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Blog by Tom Hadley.

I’ve been thinking about what good recruitment looks like ahead of Symposium Events’ recruitment summit next week and with employers gearing up for growth and hiring intentions on the up, there has never been a more important time for businesses to think about the best way of bringing new talent into their organisations. The starting point is to recognize the importance of getting recruitment right rather than just simply keeping recruitment budgets tight.

The latest REC/KPMG Report on Jobs showed vacancies increase at the sharpest rate in over six years. Our JobsOutlook survey – which tracks future hiring intentions – shows that over 50% of employers are planning to hire more staff over the next three months. The demand is there but the supply for many skilled roles is spread thin. In the words of one REC member at our recent Skills Summit “recruiters are having to pull rabbits out of the hat”.

All this means that employers are having to think carefully about their hiring strategies and underlines the importance of specific discussions topics at the ‘Recruitment Summit’ – particularly the focus on innovative approaches. The surge in hiring activity is also an opportunity to stimulate a debate on good recruitment practice.

So what does good look like, what are some of the building blocks to put in place? Recent feedback from leading employers and recruiters has underlined the need to ensure that:

  • Recruitment procedures are fair and ethical and help to promote diversity and inclusion within the workplace;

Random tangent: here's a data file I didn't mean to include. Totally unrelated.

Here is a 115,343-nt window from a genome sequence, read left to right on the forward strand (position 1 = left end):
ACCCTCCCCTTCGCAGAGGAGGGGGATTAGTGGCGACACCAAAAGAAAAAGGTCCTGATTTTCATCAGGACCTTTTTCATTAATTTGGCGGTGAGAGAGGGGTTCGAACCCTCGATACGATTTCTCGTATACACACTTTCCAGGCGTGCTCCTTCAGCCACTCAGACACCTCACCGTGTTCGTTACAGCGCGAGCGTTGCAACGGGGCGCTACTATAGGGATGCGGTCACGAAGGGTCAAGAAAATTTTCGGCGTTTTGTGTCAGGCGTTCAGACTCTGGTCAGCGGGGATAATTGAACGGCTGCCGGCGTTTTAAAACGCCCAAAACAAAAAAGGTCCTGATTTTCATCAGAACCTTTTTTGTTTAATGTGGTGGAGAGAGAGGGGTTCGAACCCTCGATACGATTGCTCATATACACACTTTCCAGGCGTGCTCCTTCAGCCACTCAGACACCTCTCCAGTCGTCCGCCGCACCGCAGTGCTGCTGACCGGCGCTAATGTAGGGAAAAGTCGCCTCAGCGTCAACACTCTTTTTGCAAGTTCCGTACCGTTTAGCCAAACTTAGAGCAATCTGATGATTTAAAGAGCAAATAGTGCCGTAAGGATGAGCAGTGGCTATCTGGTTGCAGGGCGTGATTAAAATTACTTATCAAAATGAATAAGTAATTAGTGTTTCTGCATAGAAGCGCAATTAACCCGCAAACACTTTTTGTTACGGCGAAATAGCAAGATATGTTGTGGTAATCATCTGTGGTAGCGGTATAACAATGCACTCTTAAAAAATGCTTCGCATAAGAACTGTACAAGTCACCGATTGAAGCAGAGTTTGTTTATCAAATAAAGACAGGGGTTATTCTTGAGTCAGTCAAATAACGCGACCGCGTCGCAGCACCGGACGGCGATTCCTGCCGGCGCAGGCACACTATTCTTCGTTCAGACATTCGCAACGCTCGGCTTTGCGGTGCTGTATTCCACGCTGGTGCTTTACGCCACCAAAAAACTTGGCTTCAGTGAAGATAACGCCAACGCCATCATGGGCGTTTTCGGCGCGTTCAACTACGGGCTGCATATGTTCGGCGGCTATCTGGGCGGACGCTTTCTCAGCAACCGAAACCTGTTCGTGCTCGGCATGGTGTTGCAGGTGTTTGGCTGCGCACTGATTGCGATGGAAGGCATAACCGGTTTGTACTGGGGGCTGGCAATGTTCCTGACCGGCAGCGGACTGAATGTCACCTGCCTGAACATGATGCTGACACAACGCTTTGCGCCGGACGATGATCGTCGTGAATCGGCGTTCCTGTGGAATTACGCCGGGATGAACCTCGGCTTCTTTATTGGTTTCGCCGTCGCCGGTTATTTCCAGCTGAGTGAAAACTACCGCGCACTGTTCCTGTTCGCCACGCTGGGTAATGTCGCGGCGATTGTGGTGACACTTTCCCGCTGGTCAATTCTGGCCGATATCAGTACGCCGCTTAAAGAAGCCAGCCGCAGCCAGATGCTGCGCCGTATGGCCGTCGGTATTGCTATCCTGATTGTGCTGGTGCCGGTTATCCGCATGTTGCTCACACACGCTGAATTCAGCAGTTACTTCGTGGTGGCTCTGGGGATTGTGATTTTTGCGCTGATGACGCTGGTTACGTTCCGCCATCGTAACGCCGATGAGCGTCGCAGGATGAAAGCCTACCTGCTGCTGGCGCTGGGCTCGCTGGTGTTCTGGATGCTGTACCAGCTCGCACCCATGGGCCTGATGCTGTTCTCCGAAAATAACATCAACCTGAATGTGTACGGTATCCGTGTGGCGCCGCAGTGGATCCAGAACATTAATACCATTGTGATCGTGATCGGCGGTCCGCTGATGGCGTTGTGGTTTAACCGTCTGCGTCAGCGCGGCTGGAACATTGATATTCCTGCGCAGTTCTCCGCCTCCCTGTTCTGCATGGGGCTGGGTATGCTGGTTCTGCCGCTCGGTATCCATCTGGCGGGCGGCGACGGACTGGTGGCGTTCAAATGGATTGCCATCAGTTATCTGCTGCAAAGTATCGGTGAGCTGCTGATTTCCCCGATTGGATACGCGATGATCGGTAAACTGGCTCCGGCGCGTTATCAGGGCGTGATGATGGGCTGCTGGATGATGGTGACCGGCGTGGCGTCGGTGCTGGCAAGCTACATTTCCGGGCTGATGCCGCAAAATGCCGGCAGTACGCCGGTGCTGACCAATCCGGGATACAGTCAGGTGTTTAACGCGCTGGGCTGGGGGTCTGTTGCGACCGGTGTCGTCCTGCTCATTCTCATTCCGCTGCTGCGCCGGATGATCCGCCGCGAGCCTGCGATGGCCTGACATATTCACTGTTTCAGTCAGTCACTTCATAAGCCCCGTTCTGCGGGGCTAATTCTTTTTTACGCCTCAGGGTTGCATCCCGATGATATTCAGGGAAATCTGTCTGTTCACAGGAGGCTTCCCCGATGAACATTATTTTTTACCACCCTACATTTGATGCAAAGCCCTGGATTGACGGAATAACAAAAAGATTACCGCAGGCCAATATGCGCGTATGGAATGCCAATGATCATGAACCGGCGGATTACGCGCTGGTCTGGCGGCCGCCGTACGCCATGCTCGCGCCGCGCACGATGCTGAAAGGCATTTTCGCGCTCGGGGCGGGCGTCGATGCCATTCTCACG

• Recruitment best practice also applies to temporary, contract, fixed-term, zero-hours and part-time workers;
  • Flexible working arrangements are promoted as a way of attracting talent from diverse groups;
  • Those managing and delivering the recruitment process, whether internal staff or external providers, have received appropriate training and qualifications;
  • External recruitment providers are signed up to industry Codes of Practice and can  demonstrate a commitment to best practice;
  • Best practice is also embedded throughout the supply chain including where different resourcing models such as RPOs or vendor arrangements are in place;
  • Recruitment procedures help to address the challenge of youth unemployment, for example through the provision of apprenticeships and traineeships;
  • Latest trends and research on recruitment issues are monitored and applied as part of a process of continuous improvement.

A number of these areas will be covered at Symposium Events’ Innovation in Recruitment Summit next week and the REC will continue to drive a proactive good recruitment campaign over the coming year. As the main professional body for the UK recruitment industry, our aim is to ensure that our members continue to provide the best possible service through our compliance tools, qualifications, audits, legal support and jobs market research.

Our monthly survey shows that employer satisfaction levels with their recruitment partners stands at over 90%. Using intermediaries can add real value to the recruitment process and ensure that good recruitment delivers good business outcomes.



Tom Hadley is Director of Policy and Professional Services at the Recruitment and Employment Confederation (REC). His role focuses on lobbying key Government and EU officials on a range of labour market issues and highlighting REC initiatives to promote industry standards, including enforcement of a Code of Professional Practice, audit schemes and the ‘Diversity Pledge’. Previous roles include six years at the CBI, working at recruitment and economic development consultancy MBA Training Research & Development, a traineeship within the European Commission and working for the in-house legal department of the French multi-national Vivendi.

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